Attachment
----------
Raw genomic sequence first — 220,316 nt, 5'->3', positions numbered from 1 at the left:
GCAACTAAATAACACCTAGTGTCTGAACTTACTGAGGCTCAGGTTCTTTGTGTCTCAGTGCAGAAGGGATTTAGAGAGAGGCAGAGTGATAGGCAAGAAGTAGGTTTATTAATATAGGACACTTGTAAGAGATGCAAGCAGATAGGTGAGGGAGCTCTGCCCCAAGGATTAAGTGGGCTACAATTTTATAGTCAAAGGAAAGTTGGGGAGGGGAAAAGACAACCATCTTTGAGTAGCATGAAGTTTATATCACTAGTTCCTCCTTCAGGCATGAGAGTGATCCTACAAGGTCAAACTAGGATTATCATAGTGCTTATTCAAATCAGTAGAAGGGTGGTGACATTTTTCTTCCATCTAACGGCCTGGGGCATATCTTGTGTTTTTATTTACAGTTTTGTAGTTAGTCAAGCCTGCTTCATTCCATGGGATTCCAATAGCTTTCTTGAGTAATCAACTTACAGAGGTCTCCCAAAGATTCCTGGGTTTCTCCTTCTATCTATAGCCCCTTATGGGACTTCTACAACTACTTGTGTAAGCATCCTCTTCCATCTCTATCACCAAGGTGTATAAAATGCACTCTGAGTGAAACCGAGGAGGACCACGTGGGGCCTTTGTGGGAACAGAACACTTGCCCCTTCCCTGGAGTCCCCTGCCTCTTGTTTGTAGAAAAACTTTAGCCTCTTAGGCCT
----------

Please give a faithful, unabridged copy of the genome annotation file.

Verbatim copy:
Raw genomic sequence first — 220,316 nt, 5'->3', positions numbered from 1 at the left:
GCAACTAAATAACACCTAGTGTCTGAACTTACTGAGGCTCAGGTTCTTTGTGTCTCAGTGCAGAAGGGATTTAGAGAGAGGCAGAGTGATAGGCAAGAAGTAGGTTTATTAATATAGGACACTTGTAAGAGATGCAAGCAGATAGGTGAGGGAGCTCTGCCCCAAGGATTAAGTGGGCTACAATTTTATAGTCAAAGGAAAGTTGGGGAGGGGAAAAGACAACCATCTTTGAGTAGCATGAAGTTTATATCACTAGTTCCTCCTTCAGGCATGAGAGTGATCCTACAAGGTCAAACTAGGATTATCATAGTGCTTATTCAAATCAGTAGAAGGGTGGTGACATTTTTCTTCCATCTAACGGCCTGGGGCATATCTTGTGTTTTTATTTACAGTTTTGTAGTTAGTCAAGCCTGCTTCATTCCATGGGATTCCAATAGCTTTCTTGAGTAATCAACTTACAGAGGTCTCCCAAAGATTCCTGGGTTTCTCCTTCTATCTATAGCCCCTTATGGGACTTCTACAACTACTTGTGTAAGCATCCTCTTCCATCTCTATCACCAAGGTGTATAAAATGCACTCTGAGTGAAACCGAGGAGGACCACGTGGGGCCTTTGTGGGAACAGAACACTTGCCCCTTCCCTGGAGTCCCCTGCCTCTTGTTTGTAGAAAAACTTTAGCCTCTTAGGCCT